Free Online Lessons
Lesson 11: Minor Arpeggio Patterns
First of all, an arpeggio is simply the notes
of a chord played in succession rather than
For example, a G minor
arpeggio would use the notes G - B - D, the
same notes that are used to spell a G minor
chord, only you would use the notes
melodically rather than harmonically.
Sometimes if you are soloing, and you want
to outline a particular chord with your
melody, you would use the notes from the
arpeggio of that chord.
The object is not to
always play the arpeggios from one end to
the other, but rather use the arpeggio as a
source of notes from which you can choose,
in any order, to construct your solo.
of their intervalic relationship, arpeggios
can help provide your solo with a strong
Main Points to Accomplish:
Learn each arpeggio form thoroughly, moving it to different roots.
Go through all of the forms and identify each note, whether or not it's the root, the 3rd or the 5th.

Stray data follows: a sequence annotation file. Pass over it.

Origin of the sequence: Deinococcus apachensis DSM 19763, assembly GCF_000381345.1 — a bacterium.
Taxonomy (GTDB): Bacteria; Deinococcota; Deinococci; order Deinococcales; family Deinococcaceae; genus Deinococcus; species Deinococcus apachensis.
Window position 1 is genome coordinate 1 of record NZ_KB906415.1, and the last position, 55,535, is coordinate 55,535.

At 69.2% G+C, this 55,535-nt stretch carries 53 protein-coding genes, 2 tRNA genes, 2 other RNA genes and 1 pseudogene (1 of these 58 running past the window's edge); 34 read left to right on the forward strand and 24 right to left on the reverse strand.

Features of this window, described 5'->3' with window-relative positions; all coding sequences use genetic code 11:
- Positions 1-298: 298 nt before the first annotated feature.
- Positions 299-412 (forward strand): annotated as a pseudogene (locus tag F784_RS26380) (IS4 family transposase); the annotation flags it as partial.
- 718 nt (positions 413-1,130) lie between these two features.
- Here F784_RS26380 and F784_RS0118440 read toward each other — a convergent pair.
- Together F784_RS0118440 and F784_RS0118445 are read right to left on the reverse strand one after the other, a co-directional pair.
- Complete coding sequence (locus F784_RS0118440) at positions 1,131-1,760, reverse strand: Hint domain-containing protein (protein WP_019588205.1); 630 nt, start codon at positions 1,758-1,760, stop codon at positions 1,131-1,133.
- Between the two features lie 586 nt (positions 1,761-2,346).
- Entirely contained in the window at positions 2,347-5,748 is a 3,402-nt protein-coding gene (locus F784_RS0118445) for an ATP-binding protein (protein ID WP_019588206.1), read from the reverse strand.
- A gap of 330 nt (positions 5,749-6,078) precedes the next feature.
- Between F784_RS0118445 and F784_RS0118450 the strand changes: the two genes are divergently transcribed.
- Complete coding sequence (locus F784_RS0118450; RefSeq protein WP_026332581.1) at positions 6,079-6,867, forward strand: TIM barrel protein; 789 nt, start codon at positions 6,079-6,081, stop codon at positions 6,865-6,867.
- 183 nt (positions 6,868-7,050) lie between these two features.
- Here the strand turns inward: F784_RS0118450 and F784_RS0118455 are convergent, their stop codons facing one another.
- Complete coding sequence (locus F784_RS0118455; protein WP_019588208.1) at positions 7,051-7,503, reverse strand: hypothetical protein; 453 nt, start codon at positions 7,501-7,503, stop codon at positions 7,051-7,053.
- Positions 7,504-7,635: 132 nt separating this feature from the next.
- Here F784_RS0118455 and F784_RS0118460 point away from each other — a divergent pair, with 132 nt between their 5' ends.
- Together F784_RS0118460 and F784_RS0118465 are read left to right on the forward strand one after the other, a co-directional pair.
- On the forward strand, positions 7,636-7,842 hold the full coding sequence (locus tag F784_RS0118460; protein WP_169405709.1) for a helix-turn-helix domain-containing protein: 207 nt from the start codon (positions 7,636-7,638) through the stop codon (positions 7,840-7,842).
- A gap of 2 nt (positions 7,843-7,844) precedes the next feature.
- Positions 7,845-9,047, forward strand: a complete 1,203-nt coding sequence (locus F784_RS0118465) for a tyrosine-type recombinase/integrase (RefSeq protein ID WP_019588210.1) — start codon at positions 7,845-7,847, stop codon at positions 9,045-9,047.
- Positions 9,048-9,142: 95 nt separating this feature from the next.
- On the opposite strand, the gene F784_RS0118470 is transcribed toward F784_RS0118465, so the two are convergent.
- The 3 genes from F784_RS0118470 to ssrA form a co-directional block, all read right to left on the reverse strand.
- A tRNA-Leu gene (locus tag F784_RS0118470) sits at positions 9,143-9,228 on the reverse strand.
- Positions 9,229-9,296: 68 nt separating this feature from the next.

Connect all the forms together and practice with your metronome so you can move easily up
and down the fretboard playing only arpeggios.
Whatever you do, don't blow off these
arpeggios thinking "Hey, I already know my
minor scales and these arpeggios are
covered in those scales - so why bother."
I've talked with many players who have done
this only to realize later that once they
started working with arpeggios, their
soloing really got better.
G Minor Arpeggios
Copyright 2001 T.A. Vieira, Jr.
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